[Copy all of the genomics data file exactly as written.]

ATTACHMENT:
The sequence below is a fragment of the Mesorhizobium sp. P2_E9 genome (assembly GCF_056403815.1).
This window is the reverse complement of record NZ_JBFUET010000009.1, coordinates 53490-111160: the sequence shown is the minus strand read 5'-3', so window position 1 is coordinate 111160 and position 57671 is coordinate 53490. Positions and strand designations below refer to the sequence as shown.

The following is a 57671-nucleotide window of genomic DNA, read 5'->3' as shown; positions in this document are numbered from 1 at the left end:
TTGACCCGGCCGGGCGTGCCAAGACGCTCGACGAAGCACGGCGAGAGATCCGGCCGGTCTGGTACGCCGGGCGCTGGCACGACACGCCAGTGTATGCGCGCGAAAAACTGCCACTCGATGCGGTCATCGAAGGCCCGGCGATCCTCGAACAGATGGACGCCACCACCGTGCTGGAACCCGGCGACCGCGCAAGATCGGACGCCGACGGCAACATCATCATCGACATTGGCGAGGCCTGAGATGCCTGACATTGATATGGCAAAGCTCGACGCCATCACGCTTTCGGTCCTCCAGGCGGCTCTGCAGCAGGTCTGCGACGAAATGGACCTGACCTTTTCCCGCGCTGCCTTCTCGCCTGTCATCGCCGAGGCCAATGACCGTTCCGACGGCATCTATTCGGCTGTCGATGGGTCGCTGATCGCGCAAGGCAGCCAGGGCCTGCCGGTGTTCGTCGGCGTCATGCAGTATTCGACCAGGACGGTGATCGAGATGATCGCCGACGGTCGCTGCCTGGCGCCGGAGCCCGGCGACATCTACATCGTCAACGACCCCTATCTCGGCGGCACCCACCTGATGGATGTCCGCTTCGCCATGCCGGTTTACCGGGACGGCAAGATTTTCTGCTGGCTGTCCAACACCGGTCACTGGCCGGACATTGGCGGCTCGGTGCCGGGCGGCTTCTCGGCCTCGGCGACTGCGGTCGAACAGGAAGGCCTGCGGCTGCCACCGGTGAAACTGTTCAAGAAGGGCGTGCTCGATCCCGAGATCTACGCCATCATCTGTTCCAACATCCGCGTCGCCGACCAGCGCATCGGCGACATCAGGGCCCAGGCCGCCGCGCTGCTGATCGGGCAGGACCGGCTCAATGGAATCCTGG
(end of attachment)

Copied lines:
The sequence below is a fragment of the Mesorhizobium sp. P2_E9 genome (assembly GCF_056403815.1).
This window is the reverse complement of record NZ_JBFUET010000009.1, coordinates 53490-111160: the sequence shown is the minus strand read 5'-3', so window position 1 is coordinate 111160 and position 57671 is coordinate 53490. Positions and strand designations below refer to the sequence as shown.

The following is a 57671-nucleotide window of genomic DNA, read 5'->3' as shown; positions in this document are numbered from 1 at the left end:
TTGACCCGGCCGGGCGTGCCAAGACGCTCGACGAAGCACGGCGAGAGATCCGGCCGGTCTGGTACGCCGGGCGCTGGCACGACACGCCAGTGTATGCGCGCGAAAAACTGCCACTCGATGCGGTCATCGAAGGCCCGGCGATCCTCGAACAGATGGACGCCACCACCGTGCTGGAACCCGGCGACCGCGCAAGATCGGACGCCGACGGCAACATCATCATCGACATTGGCGAGGCCTGAGATGCCTGACATTGATATGGCAAAGCTCGACGCCATCACGCTTTCGGTCCTCCAGGCGGCTCTGCAGCAGGTCTGCGACGAAATGGACCTGACCTTTTCCCGCGCTGCCTTCTCGCCTGTCATCGCCGAGGCCAATGACCGTTCCGACGGCATCTATTCGGCTGTCGATGGGTCGCTGATCGCGCAAGGCAGCCAGGGCCTGCCGGTGTTCGTCGGCGTCATGCAGTATTCGACCAGGACGGTGATCGAGATGATCGCCGACGGTCGCTGCCTGGCGCCGGAGCCCGGCGACATCTACATCGTCAACGACCCCTATCTCGGCGGCACCCACCTGATGGATGTCCGCTTCGCCATGCCGGTTTACCGGGACGGCAAGATTTTCTGCTGGCTGTCCAACACCGGTCACTGGCCGGACATTGGCGGCTCGGTGCCGGGCGGCTTCTCGGCCTCGGCGACTGCGGTCGAACAGGAAGGCCTGCGGCTGCCACCGGTGAAACTGTTCAAGAAGGGCGTGCTCGATCCCGAGATCTACGCCATCATCTGTTCCAACATCCGCGTCGCCGACCAGCGCATCGGCGACATCAGGGCCCAGGCCGCCGCGCTGCTGATCGGGCAGGACCGGCTCAATGGAATCCTGG